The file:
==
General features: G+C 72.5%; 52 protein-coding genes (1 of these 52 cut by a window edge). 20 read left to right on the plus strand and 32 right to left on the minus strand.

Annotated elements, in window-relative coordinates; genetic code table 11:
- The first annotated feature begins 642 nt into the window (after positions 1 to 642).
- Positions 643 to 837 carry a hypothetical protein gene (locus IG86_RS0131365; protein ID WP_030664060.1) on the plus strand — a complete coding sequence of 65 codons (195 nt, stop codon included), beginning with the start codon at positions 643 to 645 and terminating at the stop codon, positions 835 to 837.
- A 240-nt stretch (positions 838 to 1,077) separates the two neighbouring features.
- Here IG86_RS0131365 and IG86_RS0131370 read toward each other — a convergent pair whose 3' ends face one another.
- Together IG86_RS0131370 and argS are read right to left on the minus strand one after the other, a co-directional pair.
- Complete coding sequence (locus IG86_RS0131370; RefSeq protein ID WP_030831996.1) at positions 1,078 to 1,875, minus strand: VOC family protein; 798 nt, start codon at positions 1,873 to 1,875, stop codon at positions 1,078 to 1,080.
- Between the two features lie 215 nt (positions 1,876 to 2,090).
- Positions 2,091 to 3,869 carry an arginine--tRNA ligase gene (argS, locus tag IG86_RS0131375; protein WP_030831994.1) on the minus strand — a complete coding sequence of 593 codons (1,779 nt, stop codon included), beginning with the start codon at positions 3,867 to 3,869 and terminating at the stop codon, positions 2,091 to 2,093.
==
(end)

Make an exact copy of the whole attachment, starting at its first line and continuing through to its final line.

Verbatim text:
General features: G+C 72.5%; 52 protein-coding genes (1 of these 52 cut by a window edge). 20 read left to right on the plus strand and 32 right to left on the minus strand.

Annotated elements, in window-relative coordinates; genetic code table 11:
- The first annotated feature begins 642 nt into the window (after positions 1 to 642).
- Positions 643 to 837 carry a hypothetical protein gene (locus IG86_RS0131365; protein ID WP_030664060.1) on the plus strand — a complete coding sequence of 65 codons (195 nt, stop codon included), beginning with the start codon at positions 643 to 645 and terminating at the stop codon, positions 835 to 837.
- A 240-nt stretch (positions 838 to 1,077) separates the two neighbouring features.
- Here IG86_RS0131365 and IG86_RS0131370 read toward each other — a convergent pair whose 3' ends face one another.
- Together IG86_RS0131370 and argS are read right to left on the minus strand one after the other, a co-directional pair.
- Complete coding sequence (locus IG86_RS0131370; RefSeq protein ID WP_030831996.1) at positions 1,078 to 1,875, minus strand: VOC family protein; 798 nt, start codon at positions 1,873 to 1,875, stop codon at positions 1,078 to 1,080.
- Between the two features lie 215 nt (positions 1,876 to 2,090).
- Positions 2,091 to 3,869 carry an arginine--tRNA ligase gene (argS, locus tag IG86_RS0131375; protein WP_030831994.1) on the minus strand — a complete coding sequence of 593 codons (1,779 nt, stop codon included), beginning with the start codon at positions 3,867 to 3,869 and terminating at the stop codon, positions 2,091 to 2,093.